LMPD SWAT twice as active since becoming full-time team last year
Louisville Metro Police Department leaders believe the creation of a full-time SWAT team was a worth-while effort.
LOUISVILLE, Ky. (WDRB) -- Louisville Metro Police Department leaders believe the creation of a full-time SWAT team was a worth-while effort.
Lt. Brent Routzahn with LMPD SWAT said since the full-time unit was created in November 2016, the officers have been busier than ever.
“It’s been a combination of basically us being more available and just there are more things happening,” Routzahn said.
From November 2016 through May 9, 2017, the full-time team has served 119 high-risk warrants. In that same time frame from 2015-16, the part-time team served 56.
Routzahn said a full-time team of about 20 officers allows them to be more effective and efficient with their manpower and resources. Before, if the SWAT team needed to do a time-consuming warrant roundup or perform details, the part-time officers would have to be pulled from other divisions. Routzahn believes allowing SWAT officers to focus on their jobs makes it safer for all other LMPD officers.
“So we’re a support unit,” Routzahn said. “We’re supporting divisions like Ninth Mobile and Narcotics. And those two units have stepped up greatly. And in conjunction with their efforts, we’ve been successful, in my opinion.”
Routzahn said as a part-time unit before, it was difficult to prepare for warrants. Now, officers can have the preliminary work done so they are ready to go when the division gives the green light. Routzahn said that alone can save several critical hours.
“It gets us back out in the street and gets that investigative unit back out on the next case quicker,” Routzahn said. “So it just saves a lot of time, and it makes us more readily available for other things.”
When the SWAT officers are not serving warrants or training, they are patrolling Louisville’s hotspots in the First, Second, and Fourth Divisions. Routzahn said they will sometimes patrol for 20 to 30 hours each week.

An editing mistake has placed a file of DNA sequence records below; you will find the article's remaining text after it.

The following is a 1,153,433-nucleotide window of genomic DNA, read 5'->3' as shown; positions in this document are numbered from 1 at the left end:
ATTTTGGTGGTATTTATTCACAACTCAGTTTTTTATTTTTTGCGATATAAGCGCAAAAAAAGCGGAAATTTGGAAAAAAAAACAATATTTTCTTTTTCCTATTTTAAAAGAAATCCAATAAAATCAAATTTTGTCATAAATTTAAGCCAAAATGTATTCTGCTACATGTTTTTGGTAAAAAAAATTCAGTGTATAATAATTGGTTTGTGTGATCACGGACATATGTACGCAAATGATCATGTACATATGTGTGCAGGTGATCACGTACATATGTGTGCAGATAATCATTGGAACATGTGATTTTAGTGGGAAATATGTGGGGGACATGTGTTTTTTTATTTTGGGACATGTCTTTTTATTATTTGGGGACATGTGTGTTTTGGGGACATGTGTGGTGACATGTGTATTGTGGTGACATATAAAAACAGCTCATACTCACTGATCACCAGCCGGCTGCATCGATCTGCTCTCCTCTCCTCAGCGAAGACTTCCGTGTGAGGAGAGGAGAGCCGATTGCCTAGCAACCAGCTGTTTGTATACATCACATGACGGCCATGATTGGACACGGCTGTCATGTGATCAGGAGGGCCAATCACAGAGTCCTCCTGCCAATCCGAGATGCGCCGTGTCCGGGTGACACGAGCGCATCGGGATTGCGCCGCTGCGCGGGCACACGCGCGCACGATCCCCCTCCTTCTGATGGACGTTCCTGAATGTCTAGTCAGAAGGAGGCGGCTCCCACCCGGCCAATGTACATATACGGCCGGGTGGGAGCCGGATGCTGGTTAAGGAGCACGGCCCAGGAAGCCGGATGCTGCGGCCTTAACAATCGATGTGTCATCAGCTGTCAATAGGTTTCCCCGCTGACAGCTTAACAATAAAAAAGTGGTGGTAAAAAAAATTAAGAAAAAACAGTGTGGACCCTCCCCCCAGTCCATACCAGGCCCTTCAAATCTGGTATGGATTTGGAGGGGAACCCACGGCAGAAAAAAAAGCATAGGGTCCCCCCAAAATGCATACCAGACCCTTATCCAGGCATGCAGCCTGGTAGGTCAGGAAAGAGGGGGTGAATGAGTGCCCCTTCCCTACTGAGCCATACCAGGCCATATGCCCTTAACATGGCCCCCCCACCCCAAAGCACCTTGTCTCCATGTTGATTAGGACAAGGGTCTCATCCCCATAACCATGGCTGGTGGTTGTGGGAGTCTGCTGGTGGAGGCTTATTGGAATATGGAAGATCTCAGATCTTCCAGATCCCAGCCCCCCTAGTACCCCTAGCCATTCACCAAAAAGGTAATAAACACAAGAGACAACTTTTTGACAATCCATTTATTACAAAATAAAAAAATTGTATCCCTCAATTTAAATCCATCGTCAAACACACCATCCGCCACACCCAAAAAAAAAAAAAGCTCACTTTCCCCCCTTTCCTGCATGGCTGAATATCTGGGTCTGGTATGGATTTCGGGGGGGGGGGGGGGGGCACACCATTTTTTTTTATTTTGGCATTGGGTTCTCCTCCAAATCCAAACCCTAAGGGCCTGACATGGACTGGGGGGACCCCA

“Our main goal when we’re out there patrolling is to negate, mitigate, deter, prevent violence,” Routzahn said. “Or to intervene and stop violence.”
LMPD Chief Steve Conrad explained to the Public Safety Committee on Monday that, at first, the SWAT officers were focused on patrolling Park Hill and Victory Park. He said over the last six weeks, they also spent time in Russell, “which is a neighborhood that seems right now to be having the most shootings and violent crime.”
At that hearing, Councilman David James also asked Conrad if the team had been successful in reducing overtime, since that was “part of the reasoning” for creating a full-time team. Conrad answered that overtime is still being used, but it has not increased.
Conrad said that a part-time team still exists to help fill in when full-time officers are off. And he said the full-time team is serving more warrants and performing more details, which sometimes requires them to come in early or stay late. And that results in overtime pay.
So far, Routzahn believes the first six months have been a success for the full-time SWAT team.
“We’re there to save as many people as we can and to make it safe for everybody,” Routzahn said.
Total in 2013: 12
Total in 2014: 13
Total in 2015: 11
Total in 2016: 17
Jan-May 2017: 16
High risk warrants:
Total in 2013: 98
Total in 2014: 64
Total in 2015: 139
Total in 2016: 172
Jan-May 2017: 66
Total in 2013: 18
Total in 2014: 57
Total in 2015: 50
Total in 2016: 70
Jan-May 2017: 30
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